By Frank Lombardi | April 1, 2009
My previous column mentioned performing the right job at the right time and how most of our time in the air is spent as pilots first and police officers second.
To beat these systems one must plan backward from the objective to the starting point.
In this column, I’d like to explain some instances where we need to put the cop hat back on, and perhaps, even a Kevlar vest, as we examine some airborne threats. Due to the inherently dangerous nature of police work, you constantly find yourself in scenarios where you are assessing "how can this hurt me?" This mentality holds true for any airborne law enforcement flight crew. The layperson may believe that because we are aviators we are no longer exposed to the dangers of being a street cop. Nevertheless, truthfully, being part of an aircrew can expose you to some of the same and some very different threats during the course of your tour.
Let’s classify these threats as what I would call either passive or active. As pilots, we are all familiar with the passive threats. These are the antennas, wires, cell towers, tall trees, buildings, mountains…anything that, when left to its own device, can do nothing to alter the spot it’s already in, has no interest in occupying the same space as we do, and relies on our see-and-avoid skills to keep us from meeting by accident.
Next, there are the active threats. These are the threats that can end up filling our windshield even after we’ve seemingly cleared the area of passive threats. I will further classify these as either actively dumb or actively smart. Actively dumb threats are moving threats that can find their way to us albeit by chance, such as kites, helium balloons, model airplanes, birds or other air traffic. Our see and avoid radar should always be on the lookout for these. Finally, there are the actively smart threats. These are the threats that are deliberately directed at our aircraft by others in an attempt to discourage, alter or even abruptly end our flight. I’m referring to threats such as gunfire, fireworks, high-intensity lights, lasers or anything being consciously aimed at our flying police car.
Just because we are fighting the good fight from above does not mean we should forget what we learned in the police academy about cover and concealment. I can remember one instance where we were called to aid in the search for a violent subject held up in a wooded area. The fact that this subject possibly had a high-powered rifle necessitated that we stand off and loiter in wider orbits to avoid possible gunfire, and conduct the search as best we could from a less than optimum, yet less vulnerable vantage point. Surprisingly, upon completion of the search I received a phone call from a supervisor on the scene, chastising me for not giving his men "good air support."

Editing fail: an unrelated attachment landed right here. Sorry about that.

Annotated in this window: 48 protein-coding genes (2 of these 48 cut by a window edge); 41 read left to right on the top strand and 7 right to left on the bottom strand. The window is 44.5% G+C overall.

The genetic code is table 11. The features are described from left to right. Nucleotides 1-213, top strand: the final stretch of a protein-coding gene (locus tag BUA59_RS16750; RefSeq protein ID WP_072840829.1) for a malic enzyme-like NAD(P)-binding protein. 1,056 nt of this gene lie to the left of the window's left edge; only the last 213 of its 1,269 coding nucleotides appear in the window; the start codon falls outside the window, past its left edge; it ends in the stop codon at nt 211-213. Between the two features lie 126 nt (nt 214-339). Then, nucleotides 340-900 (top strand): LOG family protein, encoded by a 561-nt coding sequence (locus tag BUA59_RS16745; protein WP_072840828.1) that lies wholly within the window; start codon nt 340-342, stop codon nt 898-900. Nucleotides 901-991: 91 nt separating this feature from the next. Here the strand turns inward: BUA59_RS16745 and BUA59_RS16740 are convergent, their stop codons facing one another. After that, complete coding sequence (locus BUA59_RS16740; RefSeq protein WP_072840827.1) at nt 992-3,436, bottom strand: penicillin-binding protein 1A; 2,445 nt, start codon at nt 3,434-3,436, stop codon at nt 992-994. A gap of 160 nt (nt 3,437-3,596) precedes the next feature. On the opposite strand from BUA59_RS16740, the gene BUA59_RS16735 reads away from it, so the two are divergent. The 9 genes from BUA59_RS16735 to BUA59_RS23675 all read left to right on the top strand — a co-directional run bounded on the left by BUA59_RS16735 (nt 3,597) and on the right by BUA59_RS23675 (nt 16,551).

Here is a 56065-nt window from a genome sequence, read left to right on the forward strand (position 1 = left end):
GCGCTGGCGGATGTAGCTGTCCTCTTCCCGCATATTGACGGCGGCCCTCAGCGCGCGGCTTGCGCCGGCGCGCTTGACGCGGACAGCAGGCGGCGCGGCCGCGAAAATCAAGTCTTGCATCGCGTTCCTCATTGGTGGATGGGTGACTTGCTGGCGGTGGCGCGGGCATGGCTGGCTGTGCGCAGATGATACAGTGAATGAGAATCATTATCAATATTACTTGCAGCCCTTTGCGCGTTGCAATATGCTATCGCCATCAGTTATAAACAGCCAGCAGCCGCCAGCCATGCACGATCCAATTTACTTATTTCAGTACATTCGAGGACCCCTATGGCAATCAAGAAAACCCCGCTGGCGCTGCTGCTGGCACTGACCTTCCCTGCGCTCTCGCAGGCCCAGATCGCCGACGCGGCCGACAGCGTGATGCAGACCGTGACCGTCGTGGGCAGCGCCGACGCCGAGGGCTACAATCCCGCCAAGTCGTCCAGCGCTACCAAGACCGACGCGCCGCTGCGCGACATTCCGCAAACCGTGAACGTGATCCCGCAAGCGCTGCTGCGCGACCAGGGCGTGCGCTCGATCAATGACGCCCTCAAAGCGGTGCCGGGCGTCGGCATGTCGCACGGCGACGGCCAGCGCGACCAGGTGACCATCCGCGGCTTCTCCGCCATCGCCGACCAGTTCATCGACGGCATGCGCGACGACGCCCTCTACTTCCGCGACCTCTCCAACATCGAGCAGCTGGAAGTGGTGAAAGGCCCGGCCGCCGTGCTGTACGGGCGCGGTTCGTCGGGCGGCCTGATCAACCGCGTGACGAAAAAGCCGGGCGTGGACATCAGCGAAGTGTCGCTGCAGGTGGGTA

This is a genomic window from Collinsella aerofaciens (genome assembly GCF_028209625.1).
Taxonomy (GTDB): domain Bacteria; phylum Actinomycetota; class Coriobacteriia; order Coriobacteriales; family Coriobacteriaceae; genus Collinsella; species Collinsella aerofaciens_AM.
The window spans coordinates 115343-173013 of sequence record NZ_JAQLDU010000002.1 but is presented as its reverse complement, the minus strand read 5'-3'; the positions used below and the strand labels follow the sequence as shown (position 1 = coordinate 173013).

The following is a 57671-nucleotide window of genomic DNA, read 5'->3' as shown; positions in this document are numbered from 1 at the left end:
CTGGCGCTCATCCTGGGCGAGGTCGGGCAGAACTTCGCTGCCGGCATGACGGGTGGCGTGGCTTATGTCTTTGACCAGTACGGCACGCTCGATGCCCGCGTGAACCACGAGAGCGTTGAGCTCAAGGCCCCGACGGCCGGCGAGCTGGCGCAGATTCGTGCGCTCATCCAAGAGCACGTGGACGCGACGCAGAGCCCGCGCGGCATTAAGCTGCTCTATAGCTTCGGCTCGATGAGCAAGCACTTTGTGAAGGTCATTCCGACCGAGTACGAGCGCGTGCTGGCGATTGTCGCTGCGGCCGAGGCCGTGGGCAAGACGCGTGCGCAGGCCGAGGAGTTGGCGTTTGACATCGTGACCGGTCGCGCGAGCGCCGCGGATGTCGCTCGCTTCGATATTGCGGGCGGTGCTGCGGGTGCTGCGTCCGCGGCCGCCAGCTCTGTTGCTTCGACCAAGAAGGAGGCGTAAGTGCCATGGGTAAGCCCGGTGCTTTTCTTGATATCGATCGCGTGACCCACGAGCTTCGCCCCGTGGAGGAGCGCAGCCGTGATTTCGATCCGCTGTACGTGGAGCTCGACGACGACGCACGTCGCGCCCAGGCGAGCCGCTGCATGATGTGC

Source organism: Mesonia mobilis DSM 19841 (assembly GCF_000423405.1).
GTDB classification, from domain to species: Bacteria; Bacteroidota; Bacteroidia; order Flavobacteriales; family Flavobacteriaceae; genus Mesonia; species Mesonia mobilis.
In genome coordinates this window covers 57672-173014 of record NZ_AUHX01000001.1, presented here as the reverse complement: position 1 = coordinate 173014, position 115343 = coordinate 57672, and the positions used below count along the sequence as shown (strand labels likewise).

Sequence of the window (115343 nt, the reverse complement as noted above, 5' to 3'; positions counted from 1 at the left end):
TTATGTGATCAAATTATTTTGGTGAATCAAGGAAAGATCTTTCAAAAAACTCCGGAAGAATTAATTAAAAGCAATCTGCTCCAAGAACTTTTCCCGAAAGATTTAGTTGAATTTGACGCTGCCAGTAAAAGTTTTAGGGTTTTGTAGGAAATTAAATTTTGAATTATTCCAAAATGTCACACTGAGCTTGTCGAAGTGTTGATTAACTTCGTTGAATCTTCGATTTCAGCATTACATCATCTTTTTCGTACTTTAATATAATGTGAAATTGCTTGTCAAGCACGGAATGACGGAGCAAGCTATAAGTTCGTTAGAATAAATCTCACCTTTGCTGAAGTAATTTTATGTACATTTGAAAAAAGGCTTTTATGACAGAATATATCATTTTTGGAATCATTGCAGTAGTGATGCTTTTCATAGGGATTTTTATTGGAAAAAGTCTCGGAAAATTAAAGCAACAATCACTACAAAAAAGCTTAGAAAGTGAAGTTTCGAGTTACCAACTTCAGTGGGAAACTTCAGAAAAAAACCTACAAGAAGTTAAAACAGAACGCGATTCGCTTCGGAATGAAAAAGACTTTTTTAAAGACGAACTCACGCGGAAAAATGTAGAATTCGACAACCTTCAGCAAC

I politely explained to him that while a police cruiser’s engine block offered his men a good form of protective cover, the thin sheet metal and composite underbelly of our aircraft provided our flight crew with a mere form of concealment, and only little protection. I also reminded him that anyone, including any bad guy who’s ever been to the arcade, knows that shooting down the aircraft ALWAYS scores you more points than anything else, making us a way more desirable target. I’m not sure if he cracked a smile, but I made my point. On a different occasion, we located a suicidal subject on a bluff overlooking the water. Sadly, he appeared to have already taken his own life, but that made us no less aware of the shotgun lying next to him and the possibility of it being used against us, and we altered our flight path accordingly.
Fireworks, spotlights and lasers are also on the threat list, and while they may not immediately convey the same malicious intent as gunfire, they are no less dangerous. Some of the larger mortar-type fireworks have a secondary percussive explosion that detonates at altitude, which could easily take out aircraft components. While professional fireworks shows may have temporary flight restrictions in place for their event, the low-flying police helicopter called to survey the summer block party-gone-wild is sometimes too good of a target for amateur fireworks shooters to pass up. (Please reference again the arcade game rule). We all intuitively tend to fly higher on or around Independence Day, but leftover fireworks can be shot off any time of the year.
It takes approximately 40 minutes for your night vision to reach full acuity. That can be ruined in a matter of seconds by the flash of a high-intensity spotlight or strobe. Worse yet, permanent eye damage can occur if laser light is beamed directly into the cockpit. Police officers are not always viewed as the good guys. Add to that the inherent risk of flying, and we must be ever vigilant and proactive regarding our safety. Be it on the ground or in the air, recognizing the threat, preparing for it, and practicing tactics to minimize it will increase the likelihood of getting home safely after each tour.